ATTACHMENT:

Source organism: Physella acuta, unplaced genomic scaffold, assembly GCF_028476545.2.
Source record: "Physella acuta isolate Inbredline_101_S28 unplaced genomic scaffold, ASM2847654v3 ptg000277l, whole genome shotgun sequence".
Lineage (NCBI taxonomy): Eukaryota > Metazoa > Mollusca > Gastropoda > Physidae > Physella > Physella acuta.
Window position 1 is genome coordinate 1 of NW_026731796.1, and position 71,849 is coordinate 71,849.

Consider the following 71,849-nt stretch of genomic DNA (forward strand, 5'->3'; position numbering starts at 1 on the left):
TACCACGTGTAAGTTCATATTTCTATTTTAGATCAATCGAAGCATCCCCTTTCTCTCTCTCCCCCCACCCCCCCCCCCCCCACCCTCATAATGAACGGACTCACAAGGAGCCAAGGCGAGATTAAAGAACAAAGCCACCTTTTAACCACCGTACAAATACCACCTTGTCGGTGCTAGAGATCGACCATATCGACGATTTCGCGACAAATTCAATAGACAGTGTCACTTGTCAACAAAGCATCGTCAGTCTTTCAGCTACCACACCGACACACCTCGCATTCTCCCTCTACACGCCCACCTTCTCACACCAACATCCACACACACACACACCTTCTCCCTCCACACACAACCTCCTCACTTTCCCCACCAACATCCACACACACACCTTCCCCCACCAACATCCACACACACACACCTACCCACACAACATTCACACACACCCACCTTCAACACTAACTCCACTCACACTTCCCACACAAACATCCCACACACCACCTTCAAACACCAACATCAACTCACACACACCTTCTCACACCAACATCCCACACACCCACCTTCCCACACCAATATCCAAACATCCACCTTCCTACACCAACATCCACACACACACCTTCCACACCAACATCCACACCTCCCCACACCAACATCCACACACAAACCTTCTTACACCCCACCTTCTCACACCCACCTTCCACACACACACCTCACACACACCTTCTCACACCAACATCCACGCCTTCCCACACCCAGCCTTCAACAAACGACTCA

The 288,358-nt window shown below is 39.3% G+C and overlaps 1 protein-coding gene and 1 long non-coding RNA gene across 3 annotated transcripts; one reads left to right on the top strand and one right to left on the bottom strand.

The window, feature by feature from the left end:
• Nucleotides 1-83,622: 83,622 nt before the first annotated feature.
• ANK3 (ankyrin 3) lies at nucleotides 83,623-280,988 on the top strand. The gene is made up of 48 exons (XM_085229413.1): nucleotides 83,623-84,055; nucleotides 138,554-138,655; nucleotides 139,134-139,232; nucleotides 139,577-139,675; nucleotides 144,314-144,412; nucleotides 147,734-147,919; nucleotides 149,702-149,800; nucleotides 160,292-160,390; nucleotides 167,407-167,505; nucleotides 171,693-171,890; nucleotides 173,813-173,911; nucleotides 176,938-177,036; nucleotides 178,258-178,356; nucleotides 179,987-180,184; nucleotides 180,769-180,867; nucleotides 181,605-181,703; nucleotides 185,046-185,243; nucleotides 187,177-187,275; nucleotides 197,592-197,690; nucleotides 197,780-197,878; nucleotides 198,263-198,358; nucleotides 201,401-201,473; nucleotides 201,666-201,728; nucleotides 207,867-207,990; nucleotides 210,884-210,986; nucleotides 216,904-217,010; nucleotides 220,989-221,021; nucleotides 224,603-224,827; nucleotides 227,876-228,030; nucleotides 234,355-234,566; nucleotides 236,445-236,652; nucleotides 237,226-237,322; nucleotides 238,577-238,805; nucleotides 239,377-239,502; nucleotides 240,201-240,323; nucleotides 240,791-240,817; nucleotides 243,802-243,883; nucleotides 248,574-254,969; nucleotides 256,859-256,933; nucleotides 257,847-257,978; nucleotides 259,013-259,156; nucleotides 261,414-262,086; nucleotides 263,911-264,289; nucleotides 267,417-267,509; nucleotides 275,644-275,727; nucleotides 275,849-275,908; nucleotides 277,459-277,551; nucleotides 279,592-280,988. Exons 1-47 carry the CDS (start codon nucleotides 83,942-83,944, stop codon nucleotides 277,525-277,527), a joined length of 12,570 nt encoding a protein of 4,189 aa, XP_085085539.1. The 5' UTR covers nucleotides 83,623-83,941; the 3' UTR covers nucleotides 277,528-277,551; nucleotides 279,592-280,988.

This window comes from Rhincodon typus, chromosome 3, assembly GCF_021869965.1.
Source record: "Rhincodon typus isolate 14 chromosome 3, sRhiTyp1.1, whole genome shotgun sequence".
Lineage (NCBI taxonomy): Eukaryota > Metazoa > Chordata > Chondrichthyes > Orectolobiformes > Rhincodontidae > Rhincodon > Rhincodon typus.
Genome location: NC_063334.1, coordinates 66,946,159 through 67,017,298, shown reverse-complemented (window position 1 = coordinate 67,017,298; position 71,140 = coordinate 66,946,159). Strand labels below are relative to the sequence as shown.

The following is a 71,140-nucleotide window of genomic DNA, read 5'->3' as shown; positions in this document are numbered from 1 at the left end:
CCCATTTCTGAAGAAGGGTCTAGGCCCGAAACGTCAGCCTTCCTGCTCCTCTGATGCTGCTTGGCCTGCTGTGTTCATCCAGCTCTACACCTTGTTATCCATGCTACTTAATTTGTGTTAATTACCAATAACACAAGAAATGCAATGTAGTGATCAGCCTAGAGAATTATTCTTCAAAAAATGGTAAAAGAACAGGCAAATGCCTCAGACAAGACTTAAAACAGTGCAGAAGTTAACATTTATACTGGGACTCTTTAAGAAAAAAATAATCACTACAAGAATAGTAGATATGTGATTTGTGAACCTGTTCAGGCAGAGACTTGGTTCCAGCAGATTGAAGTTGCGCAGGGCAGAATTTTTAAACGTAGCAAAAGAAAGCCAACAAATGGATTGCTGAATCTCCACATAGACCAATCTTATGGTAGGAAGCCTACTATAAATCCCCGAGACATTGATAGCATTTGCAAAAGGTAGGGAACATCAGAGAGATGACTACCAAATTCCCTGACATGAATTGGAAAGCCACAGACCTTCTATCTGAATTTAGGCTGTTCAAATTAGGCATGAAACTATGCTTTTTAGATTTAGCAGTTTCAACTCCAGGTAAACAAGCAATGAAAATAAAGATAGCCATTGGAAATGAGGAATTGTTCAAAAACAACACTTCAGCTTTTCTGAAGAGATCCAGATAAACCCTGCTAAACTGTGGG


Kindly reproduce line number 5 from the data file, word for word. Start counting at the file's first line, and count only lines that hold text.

Consider the following 71,849-nt stretch of genomic DNA (forward strand, 5'->3'; position numbering starts at 1 on the left):